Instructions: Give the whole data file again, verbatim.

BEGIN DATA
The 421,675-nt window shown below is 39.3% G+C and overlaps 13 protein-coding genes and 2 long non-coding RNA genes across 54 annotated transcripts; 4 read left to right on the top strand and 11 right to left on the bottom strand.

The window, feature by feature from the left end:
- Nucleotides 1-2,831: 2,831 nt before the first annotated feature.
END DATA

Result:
The 421,675-nt window shown below is 39.3% G+C and overlaps 13 protein-coding genes and 2 long non-coding RNA genes across 54 annotated transcripts; 4 read left to right on the top strand and 11 right to left on the bottom strand.

The window, feature by feature from the left end:
- Nucleotides 1-2,831: 2,831 nt before the first annotated feature.